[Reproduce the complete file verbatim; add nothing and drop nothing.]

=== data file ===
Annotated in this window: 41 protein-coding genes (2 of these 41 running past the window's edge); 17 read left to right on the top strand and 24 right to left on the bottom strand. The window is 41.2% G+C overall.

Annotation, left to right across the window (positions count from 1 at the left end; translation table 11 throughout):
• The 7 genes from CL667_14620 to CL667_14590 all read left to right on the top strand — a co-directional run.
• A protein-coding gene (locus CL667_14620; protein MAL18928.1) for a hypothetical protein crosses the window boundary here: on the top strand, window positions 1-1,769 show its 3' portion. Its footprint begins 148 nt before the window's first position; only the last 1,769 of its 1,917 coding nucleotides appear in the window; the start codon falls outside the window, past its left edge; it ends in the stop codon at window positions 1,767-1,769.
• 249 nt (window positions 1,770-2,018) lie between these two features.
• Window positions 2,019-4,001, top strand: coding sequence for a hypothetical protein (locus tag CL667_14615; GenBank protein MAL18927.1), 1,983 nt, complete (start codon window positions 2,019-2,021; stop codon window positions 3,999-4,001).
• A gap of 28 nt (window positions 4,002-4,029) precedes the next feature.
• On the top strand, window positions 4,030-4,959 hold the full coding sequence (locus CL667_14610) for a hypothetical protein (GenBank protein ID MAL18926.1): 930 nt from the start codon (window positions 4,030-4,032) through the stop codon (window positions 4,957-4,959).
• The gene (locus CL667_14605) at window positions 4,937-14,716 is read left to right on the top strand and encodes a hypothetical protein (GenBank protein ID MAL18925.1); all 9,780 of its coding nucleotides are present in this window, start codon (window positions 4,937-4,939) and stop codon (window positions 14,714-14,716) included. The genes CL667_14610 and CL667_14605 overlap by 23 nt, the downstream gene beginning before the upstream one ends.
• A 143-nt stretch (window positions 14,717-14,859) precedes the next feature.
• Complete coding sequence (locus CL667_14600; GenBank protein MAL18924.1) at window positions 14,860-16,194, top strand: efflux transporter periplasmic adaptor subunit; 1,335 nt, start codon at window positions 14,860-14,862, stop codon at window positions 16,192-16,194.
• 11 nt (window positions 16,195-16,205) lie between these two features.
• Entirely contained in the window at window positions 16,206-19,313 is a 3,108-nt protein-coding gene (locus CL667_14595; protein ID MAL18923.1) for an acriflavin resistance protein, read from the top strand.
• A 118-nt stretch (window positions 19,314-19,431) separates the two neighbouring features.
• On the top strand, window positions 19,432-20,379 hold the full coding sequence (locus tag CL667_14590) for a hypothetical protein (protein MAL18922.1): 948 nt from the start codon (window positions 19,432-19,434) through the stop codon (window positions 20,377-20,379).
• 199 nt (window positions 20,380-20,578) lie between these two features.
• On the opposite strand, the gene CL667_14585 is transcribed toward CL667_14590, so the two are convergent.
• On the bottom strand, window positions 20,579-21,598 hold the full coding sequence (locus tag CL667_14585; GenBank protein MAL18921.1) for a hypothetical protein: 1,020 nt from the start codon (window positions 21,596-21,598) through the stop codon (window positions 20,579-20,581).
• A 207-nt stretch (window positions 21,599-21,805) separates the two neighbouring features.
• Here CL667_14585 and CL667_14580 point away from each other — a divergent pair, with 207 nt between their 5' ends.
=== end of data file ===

Annotated in this window: 41 protein-coding genes (2 of these 41 running past the window's edge); 17 read left to right on the top strand and 24 right to left on the bottom strand. The window is 41.2% G+C overall.

Annotation, left to right across the window (positions count from 1 at the left end; translation table 11 throughout):
• The 7 genes from CL667_14620 to CL667_14590 all read left to right on the top strand — a co-directional run.
• A protein-coding gene (locus CL667_14620; protein MAL18928.1) for a hypothetical protein crosses the window boundary here: on the top strand, window positions 1-1,769 show its 3' portion. Its footprint begins 148 nt before the window's first position; only the last 1,769 of its 1,917 coding nucleotides appear in the window; the start codon falls outside the window, past its left edge; it ends in the stop codon at window positions 1,767-1,769.
• 249 nt (window positions 1,770-2,018) lie between these two features.
• Window positions 2,019-4,001, top strand: coding sequence for a hypothetical protein (locus tag CL667_14615; GenBank protein MAL18927.1), 1,983 nt, complete (start codon window positions 2,019-2,021; stop codon window positions 3,999-4,001).
• A gap of 28 nt (window positions 4,002-4,029) precedes the next feature.
• On the top strand, window positions 4,030-4,959 hold the full coding sequence (locus CL667_14610) for a hypothetical protein (GenBank protein ID MAL18926.1): 930 nt from the start codon (window positions 4,030-4,032) through the stop codon (window positions 4,957-4,959).
• The gene (locus CL667_14605) at window positions 4,937-14,716 is read left to right on the top strand and encodes a hypothetical protein (GenBank protein ID MAL18925.1); all 9,780 of its coding nucleotides are present in this window, start codon (window positions 4,937-4,939) and stop codon (window positions 14,714-14,716) included. The genes CL667_14610 and CL667_14605 overlap by 23 nt, the downstream gene beginning before the upstream one ends.
• A 143-nt stretch (window positions 14,717-14,859) precedes the next feature.
• Complete coding sequence (locus CL667_14600; GenBank protein MAL18924.1) at window positions 14,860-16,194, top strand: efflux transporter periplasmic adaptor subunit; 1,335 nt, start codon at window positions 14,860-14,862, stop codon at window positions 16,192-16,194.
• 11 nt (window positions 16,195-16,205) lie between these two features.
• Entirely contained in the window at window positions 16,206-19,313 is a 3,108-nt protein-coding gene (locus CL667_14595; protein ID MAL18923.1) for an acriflavin resistance protein, read from the top strand.
• A 118-nt stretch (window positions 19,314-19,431) separates the two neighbouring features.
• On the top strand, window positions 19,432-20,379 hold the full coding sequence (locus tag CL667_14590) for a hypothetical protein (protein MAL18922.1): 948 nt from the start codon (window positions 19,432-19,434) through the stop codon (window positions 20,377-20,379).
• 199 nt (window positions 20,380-20,578) lie between these two features.
• On the opposite strand, the gene CL667_14585 is transcribed toward CL667_14590, so the two are convergent.
• On the bottom strand, window positions 20,579-21,598 hold the full coding sequence (locus tag CL667_14585; GenBank protein MAL18921.1) for a hypothetical protein: 1,020 nt from the start codon (window positions 21,596-21,598) through the stop codon (window positions 20,579-20,581).
• A 207-nt stretch (window positions 21,599-21,805) separates the two neighbouring features.
• Here CL667_14585 and CL667_14580 point away from each other — a divergent pair, with 207 nt between their 5' ends.